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Winter 1997 - Volume 2, No. 3

Doing Business in China for 1997 to 2001: A First Impression
by Dr. Richard S. Redditt
Professor, Russell Chair of Manufacturing Excellence, Middle Tennessee State University

China is a developing country in desperate need of capital investments and newer technologies to help springboard them into the world economy. The major business strategy in China today is the Joint Venture (JV), which is widely used to attract foreign investors. In order for the JV to be successful, however, it must include significant involvement from Chinese investors, including their support of the business permits.

Additionally, while visiting with a U.S. Department of Commerce representative at the US. Embassy, I learned that any company planning to start a business in China should expect to lose their entire investment if the business policies of the central government change.

In China, it is traditional for the prospective business partners to have several meetings to get to know each other, before beginning discussions of the business plan. After agreeing to do business, a contract for the joint venture is developed for both parties to sign. In the U.S. this would be a binding agreement, but in China this is simply an indication that business has started. In my opinion, this suggests that the U.S. partner cannot leave the table expecting that all points of the initial contract will remain intact.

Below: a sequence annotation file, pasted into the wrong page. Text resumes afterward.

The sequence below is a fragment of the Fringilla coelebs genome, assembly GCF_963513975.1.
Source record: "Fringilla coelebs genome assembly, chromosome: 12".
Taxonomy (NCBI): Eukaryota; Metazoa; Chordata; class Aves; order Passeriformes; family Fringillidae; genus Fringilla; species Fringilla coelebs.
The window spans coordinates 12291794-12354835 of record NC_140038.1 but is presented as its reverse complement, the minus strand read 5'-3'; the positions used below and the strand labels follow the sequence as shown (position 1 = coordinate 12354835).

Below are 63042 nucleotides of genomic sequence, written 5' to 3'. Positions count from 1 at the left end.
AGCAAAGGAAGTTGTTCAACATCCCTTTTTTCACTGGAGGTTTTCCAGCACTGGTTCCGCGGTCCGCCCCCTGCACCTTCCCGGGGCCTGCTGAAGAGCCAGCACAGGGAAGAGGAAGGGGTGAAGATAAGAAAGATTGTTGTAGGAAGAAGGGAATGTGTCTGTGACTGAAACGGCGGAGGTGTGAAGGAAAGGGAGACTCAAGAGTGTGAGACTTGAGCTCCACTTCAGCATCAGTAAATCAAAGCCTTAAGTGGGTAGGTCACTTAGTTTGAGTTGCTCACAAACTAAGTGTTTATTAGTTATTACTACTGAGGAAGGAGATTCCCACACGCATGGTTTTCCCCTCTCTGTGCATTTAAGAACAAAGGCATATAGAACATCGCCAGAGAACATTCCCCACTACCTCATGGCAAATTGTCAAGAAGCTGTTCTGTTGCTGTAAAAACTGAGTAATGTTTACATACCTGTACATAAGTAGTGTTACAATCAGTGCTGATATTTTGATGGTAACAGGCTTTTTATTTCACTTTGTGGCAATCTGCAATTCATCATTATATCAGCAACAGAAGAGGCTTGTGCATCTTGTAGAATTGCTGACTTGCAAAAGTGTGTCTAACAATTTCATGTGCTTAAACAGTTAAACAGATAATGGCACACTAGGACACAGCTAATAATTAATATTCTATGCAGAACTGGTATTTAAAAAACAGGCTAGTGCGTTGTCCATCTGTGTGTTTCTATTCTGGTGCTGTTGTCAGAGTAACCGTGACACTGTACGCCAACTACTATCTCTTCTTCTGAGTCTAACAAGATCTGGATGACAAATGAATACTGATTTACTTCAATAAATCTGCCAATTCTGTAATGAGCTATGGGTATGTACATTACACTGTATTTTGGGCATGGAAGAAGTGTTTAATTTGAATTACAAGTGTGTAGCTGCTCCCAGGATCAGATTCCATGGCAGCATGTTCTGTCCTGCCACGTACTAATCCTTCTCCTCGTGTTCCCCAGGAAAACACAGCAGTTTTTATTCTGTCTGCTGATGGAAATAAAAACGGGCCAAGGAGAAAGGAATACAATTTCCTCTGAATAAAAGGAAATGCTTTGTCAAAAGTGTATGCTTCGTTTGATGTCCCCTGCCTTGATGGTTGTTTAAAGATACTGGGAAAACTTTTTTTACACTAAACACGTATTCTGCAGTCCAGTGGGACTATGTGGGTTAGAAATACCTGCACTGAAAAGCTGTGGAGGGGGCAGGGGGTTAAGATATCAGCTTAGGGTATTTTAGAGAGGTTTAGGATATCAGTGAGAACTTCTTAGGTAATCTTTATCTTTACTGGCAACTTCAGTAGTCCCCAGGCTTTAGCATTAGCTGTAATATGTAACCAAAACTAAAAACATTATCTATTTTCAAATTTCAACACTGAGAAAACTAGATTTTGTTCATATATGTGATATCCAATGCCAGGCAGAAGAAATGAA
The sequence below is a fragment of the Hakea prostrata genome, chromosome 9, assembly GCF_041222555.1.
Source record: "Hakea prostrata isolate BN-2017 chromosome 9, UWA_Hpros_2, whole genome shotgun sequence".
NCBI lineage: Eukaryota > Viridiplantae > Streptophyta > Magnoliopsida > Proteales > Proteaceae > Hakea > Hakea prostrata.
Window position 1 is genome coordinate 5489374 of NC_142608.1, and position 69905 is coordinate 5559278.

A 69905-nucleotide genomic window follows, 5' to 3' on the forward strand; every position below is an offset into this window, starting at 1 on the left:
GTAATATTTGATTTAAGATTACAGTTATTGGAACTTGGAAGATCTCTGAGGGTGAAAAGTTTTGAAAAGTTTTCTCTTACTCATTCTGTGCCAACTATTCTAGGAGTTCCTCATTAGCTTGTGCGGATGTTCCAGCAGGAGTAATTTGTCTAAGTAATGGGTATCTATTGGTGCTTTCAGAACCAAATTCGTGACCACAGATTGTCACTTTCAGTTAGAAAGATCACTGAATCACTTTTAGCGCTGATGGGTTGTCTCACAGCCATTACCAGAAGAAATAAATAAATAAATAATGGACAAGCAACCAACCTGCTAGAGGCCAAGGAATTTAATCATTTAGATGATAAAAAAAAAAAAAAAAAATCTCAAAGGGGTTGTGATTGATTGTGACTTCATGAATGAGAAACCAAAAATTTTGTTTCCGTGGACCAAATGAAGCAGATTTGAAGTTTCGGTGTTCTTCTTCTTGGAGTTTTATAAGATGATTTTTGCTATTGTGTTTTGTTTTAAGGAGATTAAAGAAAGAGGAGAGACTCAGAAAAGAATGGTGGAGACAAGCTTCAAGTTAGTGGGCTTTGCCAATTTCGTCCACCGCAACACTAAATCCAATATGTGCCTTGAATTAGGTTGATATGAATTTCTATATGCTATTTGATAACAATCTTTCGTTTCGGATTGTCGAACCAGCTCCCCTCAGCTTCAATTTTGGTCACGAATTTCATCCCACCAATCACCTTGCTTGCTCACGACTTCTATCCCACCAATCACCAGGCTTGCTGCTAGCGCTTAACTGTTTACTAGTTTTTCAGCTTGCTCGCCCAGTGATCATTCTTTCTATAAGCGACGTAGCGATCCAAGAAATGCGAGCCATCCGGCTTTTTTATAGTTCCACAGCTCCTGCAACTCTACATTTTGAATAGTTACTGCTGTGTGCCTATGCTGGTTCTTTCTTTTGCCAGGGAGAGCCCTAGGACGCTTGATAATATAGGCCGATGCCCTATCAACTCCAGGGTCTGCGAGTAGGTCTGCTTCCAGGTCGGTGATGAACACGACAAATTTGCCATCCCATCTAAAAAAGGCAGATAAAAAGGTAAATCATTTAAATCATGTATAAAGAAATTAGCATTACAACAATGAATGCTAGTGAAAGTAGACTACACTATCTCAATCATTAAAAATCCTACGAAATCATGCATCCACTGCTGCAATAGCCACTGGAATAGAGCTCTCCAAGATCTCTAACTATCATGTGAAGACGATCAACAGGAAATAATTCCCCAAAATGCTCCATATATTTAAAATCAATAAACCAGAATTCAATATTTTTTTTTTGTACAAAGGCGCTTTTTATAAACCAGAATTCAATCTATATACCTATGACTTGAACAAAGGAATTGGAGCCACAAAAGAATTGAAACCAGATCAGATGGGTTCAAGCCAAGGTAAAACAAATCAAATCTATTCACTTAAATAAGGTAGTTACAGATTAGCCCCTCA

During September 1996, I spent three weeks in China, visiting and working in Beijing, Wuhan, and along the Yangtze river at Three Gorges and the Lesser Three Gorges. In Beijing, I was the guest of the Minister of Water Resources, the Governor of the State of Tennessee and the Tennessee Valley Authority. In Wuhan, I was a visiting professor at Wuhan Transportation University. While traveling up the Yangtze River I saw the beginning stages of the Three Gorges Hydroelectric dam which will have 27 electric generators along its two banks when completed. It is estimated that several complete cities and over 1,000,000 people will be displaced when the flood gates are closed, but the dam project will also reduce serious flooding problems down river.

Observing and experiencing three different parts of the country gave me a broad perspective on economics in China today. These three parts of the country regions have very different economic climates. In Beijing, the national capital, our conference group was hosted by a minister of the central government and was given a grand reception. Wuhan is a growing city about 700 kilometers inland from the capital and while there I was a guest of the university community. Traveling along the Yangtze River to Lesser Three Gorges, I saw riverside vendors who live in dirt caves in the mountains along the upper tributaries of the Yangtze River.